Release Year 2013 Track Listing 1) Cabal 2) The Omen 3) Soundtrack For The Recently Deceased 4) Luna Rage 5) See You In The Shadows 6) The Possession 7) Bones […]
2) The Omen
3) Soundtrack For The Recently Deceased
4) Luna Rage
5) See You In The Shadows
6) The Possession
8) Fright Night
9) Prom Night 1957
10) Ecto 130 FM
Last year I covered the self-titled album from The Big Bad, which at the time was newly released (you can find that review here). As I have been revisiting some older albums and covering them here on The Deadhouse I thought it would be appropriate to revisit the album that first turned me into a fan of the West Virginian horrorpunks. The 2013 release of See You In The Shadows is where the band really came into their own and established themselves as a force to be reckoned with amongst the genre.
Cabal starts the album, and it is certainly a worthy tribute to Clive Barker‘s 1990 film Nightbreed. Truthfully, if we lived in a world where Midian by Shadow Windhawk And The Morticians did not exist, Cabal would undoubtedly be the best song I’ve heard based on Nightbreed. As it is, Cabal sits at a very close number two. Moving from a place where the monsters live, the band tackles the Antichrist with The Omen, based on the film of the same name. The song has a great sense of melody as vocalist Zackula Von Nasty sings about everyone’s favorite son of the Devil, Damien Thorn.
Soundtrack For The Recently Deceased is essentially a love letter to Lydia from one of the only three good Tim Burton films, Beetlejuice. It’s a great song that is backed by solid guitar, bass and drum work from the band. Moving away from love to one of my favorite topics, Luna Rage tackles lycanthropy. While I can honestly say I’ve never heard a non-catchy song from The Big Bad this song is absolutely ridiculous in the catchy department. It undoubtedly belongs amongst some of the great lycanthrope-inspired songs of the genre. Our title track hits next and serves as a nice segue way from the album’s first and second halves, anchored by a spoken word bridge.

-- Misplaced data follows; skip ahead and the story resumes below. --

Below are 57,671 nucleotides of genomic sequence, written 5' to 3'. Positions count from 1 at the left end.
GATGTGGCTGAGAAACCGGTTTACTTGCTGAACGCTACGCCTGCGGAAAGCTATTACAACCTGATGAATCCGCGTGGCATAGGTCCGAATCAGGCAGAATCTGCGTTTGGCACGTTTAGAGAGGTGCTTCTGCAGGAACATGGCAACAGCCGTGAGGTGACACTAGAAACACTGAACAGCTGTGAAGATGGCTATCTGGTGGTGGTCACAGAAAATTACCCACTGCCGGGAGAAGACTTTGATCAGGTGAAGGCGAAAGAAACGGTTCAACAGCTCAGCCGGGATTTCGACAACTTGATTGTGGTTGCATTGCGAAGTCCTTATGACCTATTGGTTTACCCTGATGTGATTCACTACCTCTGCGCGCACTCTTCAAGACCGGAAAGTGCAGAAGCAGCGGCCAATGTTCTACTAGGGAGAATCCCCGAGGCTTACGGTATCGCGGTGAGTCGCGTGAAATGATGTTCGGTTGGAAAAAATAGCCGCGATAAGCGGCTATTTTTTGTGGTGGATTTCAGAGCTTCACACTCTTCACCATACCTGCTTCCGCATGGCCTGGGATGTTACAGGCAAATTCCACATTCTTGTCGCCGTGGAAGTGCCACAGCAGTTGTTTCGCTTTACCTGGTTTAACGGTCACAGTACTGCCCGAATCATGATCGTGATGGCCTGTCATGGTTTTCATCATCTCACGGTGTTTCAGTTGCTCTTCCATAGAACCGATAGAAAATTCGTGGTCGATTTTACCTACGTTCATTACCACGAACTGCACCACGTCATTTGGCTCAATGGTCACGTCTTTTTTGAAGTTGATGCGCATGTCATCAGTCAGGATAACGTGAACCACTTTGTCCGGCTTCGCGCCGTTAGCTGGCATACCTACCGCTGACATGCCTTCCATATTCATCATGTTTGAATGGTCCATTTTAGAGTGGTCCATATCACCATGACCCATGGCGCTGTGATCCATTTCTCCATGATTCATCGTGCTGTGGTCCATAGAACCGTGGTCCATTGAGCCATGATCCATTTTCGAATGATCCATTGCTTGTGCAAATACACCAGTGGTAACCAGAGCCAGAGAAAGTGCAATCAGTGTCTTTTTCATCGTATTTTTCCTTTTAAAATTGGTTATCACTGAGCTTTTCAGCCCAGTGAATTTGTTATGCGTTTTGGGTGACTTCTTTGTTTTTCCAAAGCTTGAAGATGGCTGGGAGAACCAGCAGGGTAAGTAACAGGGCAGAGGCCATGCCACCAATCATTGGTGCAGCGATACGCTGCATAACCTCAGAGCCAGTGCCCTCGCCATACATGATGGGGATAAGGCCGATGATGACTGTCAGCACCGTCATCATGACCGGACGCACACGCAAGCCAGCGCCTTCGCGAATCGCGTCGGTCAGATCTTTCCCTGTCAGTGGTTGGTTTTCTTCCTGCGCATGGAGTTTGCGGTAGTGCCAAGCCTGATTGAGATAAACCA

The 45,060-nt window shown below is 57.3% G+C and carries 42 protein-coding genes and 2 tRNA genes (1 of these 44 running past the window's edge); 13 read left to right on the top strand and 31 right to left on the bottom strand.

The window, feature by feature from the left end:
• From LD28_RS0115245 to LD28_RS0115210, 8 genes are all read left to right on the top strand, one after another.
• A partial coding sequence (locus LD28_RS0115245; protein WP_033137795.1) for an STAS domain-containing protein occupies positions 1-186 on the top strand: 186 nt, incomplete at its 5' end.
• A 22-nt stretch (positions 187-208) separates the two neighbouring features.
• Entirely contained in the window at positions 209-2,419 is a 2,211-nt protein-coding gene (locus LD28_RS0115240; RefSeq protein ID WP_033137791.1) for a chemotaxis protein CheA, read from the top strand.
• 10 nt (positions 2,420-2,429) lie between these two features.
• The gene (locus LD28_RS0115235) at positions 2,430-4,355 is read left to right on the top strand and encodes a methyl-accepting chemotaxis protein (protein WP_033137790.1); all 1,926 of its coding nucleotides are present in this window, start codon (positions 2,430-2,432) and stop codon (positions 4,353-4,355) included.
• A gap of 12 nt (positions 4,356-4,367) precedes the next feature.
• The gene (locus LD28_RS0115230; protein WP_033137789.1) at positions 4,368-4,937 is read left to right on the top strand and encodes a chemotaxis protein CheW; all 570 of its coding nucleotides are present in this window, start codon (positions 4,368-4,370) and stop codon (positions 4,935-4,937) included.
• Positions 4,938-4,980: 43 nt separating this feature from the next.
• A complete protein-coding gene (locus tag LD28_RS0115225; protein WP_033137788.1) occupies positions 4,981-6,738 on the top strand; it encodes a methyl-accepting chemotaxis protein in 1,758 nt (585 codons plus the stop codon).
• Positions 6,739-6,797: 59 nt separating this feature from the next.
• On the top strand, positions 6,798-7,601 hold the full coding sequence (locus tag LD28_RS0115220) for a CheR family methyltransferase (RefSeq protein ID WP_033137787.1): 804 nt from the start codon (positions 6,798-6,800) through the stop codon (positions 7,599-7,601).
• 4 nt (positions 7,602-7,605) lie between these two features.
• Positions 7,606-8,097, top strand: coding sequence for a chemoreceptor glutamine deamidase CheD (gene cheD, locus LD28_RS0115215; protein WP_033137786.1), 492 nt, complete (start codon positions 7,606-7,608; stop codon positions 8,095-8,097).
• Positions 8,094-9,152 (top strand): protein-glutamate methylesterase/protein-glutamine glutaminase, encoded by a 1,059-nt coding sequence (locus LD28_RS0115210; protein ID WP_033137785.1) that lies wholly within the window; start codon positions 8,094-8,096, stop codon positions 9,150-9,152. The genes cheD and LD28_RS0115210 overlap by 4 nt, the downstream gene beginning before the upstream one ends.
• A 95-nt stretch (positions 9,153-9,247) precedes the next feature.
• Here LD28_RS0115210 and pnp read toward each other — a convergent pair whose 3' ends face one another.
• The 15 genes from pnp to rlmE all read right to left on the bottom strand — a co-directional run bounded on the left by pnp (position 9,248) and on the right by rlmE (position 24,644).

The Possession stands out as one of the strongest tracks on the album, and it would not be unreasonable to say that it also belongs in the upper echelon of the band’s songs. While there is no shortage of songs inspired by the seminal 1973 classic The Exorcist, many of them not worthy of their subject matter, this song thankfully stands heads and shoulders above 98% of the pile. Bones is arguably the fastest song on the album, and it does so without sacrificing melody. While I have unfortunately not had the opportunity to see the band live, I could see this being a great live track with audience participation in the form of a sing-along during the chorus.
The band’s ode to the Tom Holland vampire classic, Fright Night comes up next, and I am not even going to try and shy away from the following fact. Fright Night is one of my favorite films ever, and this song is my absolute favorite The Big Bad song by a mile. Everything about this song just seems to gel perfectly, from the instrumentals through Zackula‘s vocals. From the first time I heard the song nary a day goes by that I don’t listen to it at least once. In truth, almost anytime I hear the song I usually end up throwing it on repeat for at least three or four listens. It’s rather hard to explain, but there is something about this song that reaches out from the speaker (or headphones) and grabs you, and doesn’t let go for it’s just over three-minute duration. It is not only my favorite song by the band, but one of my favorite songs of all-time. It really is that good.
From Peter Vincent, Charley Brewster and Evil Ed to Mary Lou, the band next pays tribute to the Prom Night series with Prom Night 1957. While most famous for its initial incarnation starring the ultimate scream queen Jamie Lee Curtis and Leslie Nielsen (!), most horror fans have a much fonder time reminiscing about the film’s first sequel, Hello Mary Lou: Prom Night II (although my personal favorite is the unrelenting cheesiness of Prom Night III: The Last Kiss) and this song serves as the band’s love letter to good ol’ Mary Lou. The song is anchored around saxophonist Wolfman Jack, and has a nice throwback feeling to it. After nine songs of fast and furious horrorpunk, the band strips everything down for the Ghostbusters inspired Ecto 130 FM. It’s a haunting number that puts a final stamp on the album, and ends the album beautifully.
See You In The Shadows is a great album all around, and is interesting to look back on a few years later as an evolutionary step between the band’s first album, 2009’s After Dark and their newest effort, 2014’s self-titled album. In terms of great all around horrorpunk, it really doesn’t get much better than this. Not a bad track to be found here.
Head over to the band’s Official Website/Store to grab yourself a copy of See You In The Shadows and/or either of the band’s other albums, and if you haven’t already give the band a Like over on their Facebook page.